CFO Tammy Narain unpacks how collaborative thinking drives manufacturing success


BMI Coverland CFO Tammy Narain explores some of the challenges the struggling manufacturing industry is currently facing, and explains why harnessing the power of synergies will save it.

In the relentless pursuit of profitability and market share, manufacturing companies often find themselves at a crossroads: impact quality to gain a cost advantage, or stand firm on delivering a premium product that promises long-term value.

For Tammy Narain, the seasoned CFO of BMI Coverland, one of the biggest challenges facing her company lies in the industry and economic downturn. Both general consumers’ and the building industry’s decision-making has been driven by affordability. In an industry where quality and durability are paramount, persuading stakeholders to prioritise long-term value over short-term cost savings is a constant battle.

Tammy explains that the solution lies in harnessing the power of synergies – strategic collaborations that transcend traditional boundaries and leverage the collective strengths of all stakeholders. “It’s about being confident that what we’re providing is a quality product,” she says. “At the end of the day, it’s never just a roof. Seeing our customers satisfied gives us peace of mind. Coverland stands by their quality as being a well-known roofing manufacturer for over 75 years, providing the security and safety your family deserves."

This mindset is particularly crucial in the South African context, where pricing pressures, poor adherence to building standards and economic constraints often take precedence over other considerations. As Tammy explains, “In South Africa, I can lose a sale because of a few cents. A strong competitive environment follows us across our national footprint.”

Amid these challenges, Tammy advocates for a fundamental shift in how manufacturing companies approach their operations – by fostering synergies that drive innovation, add value, and differentiate in their offerings.

The importance of synergies

In manufacturing, even small shifts can have far-reaching consequences across the value chain. This highlights the need for a holistic, collaborative approach. Tammy understands this reality intimately. “It’s so easy to become lost in the finance function. What makes it exciting is putting together your expertise and cross-functionally supporting and identifying the next lever to improve profitability.”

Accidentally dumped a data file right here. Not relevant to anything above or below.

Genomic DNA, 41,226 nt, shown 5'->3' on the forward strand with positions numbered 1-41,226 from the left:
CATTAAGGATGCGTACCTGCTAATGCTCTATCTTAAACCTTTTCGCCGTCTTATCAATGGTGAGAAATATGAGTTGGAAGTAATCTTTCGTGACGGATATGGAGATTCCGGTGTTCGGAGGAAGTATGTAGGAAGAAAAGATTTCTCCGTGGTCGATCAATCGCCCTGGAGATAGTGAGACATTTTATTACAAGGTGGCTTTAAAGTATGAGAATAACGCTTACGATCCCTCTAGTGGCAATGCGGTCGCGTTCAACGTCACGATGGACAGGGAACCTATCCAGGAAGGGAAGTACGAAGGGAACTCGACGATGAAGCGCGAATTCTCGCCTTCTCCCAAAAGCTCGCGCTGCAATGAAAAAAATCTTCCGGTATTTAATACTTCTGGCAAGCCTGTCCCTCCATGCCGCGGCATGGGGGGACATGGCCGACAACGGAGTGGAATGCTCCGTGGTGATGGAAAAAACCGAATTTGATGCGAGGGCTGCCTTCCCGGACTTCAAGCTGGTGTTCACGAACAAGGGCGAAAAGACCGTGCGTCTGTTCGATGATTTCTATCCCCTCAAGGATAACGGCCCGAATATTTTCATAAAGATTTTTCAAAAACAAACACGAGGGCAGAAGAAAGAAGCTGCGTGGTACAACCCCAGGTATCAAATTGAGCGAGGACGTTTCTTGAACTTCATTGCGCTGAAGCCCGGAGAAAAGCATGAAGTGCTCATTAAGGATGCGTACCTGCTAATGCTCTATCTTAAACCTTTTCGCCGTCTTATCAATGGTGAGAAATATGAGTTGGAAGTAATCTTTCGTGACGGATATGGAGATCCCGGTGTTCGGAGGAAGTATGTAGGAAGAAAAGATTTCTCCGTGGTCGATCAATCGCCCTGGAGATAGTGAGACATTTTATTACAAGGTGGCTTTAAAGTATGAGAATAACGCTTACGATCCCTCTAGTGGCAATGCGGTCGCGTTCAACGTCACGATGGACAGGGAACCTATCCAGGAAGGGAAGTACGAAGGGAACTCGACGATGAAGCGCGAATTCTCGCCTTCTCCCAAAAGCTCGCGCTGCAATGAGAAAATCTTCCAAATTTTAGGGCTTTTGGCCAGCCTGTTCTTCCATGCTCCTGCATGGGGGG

By recognising the interconnectedness of various business functions and stakeholders, CFOs can identify opportunities for synergies that transcend traditional boundaries. This mindset enables them to create value that extends beyond their immediate purview and contributes to the overall success of the organisation.

In this increasingly globalised and volatile business environment, supply chain resilience has become a paramount concern for manufacturers. Tammy emphasises the importance of diversifying supply sources and cultivating strong partnerships with suppliers. “We’re improving our second sourcing and procurement strengths. Diversifying suppliers is key to minimising risk,” she explains.

Furthermore by nurturing these relationships and fostering open communication, CFOs can gain valuable insights into the challenges and opportunities faced by their suppliers. This, in turn, enables them to collaborate more effectively, mitigate risks, and identify areas for mutual benefit.

For instance, jointly exploring changes to raw materials or production processes could lead to cost savings or improved product quality, creating a win-win situation for both parties. “Key to the strength that lies in our production capabilities is the knowledge and hunger for innovation and the resulting impact that innovative production processes can bring to the business’s profitability,” she notes.

Aligning with sales and customer service

Another critical area for synergies lies in the intersection between finance, sales and customer service. Too often, these functions operate in silos, leading to disconnection and missed opportunities. Tammy advocates for breaking down these barriers and fostering collaboration across departments.

“How does our logistics function improve your customer service? How does finance improve your customer service?” she asks.

“Customer service doesn’t start with the customer and end with the sales rep. It’s the full customer experience.”

She illustrates this concept through an example: convincing architects and developers that concrete roof tiles offer a superior long-term investment compared to other lower-priced roofing alternatives, which have a shorter lifespan. “If I was trying to convince an architect that the lower-priced alternative is not the way to go, and that it is concrete tiles and Coverland is who you should support, what’s going to make him change his mind?” Tammy poses the challenge.

“It’s about being confident that what we’re presenting is a quality product that lets both our customers and Coverland together grow their businesses profitably over the long-term. We also focus on the expertise that we bring to the table by providing valuable roofing knowledge and experience to guide your decision,” she says.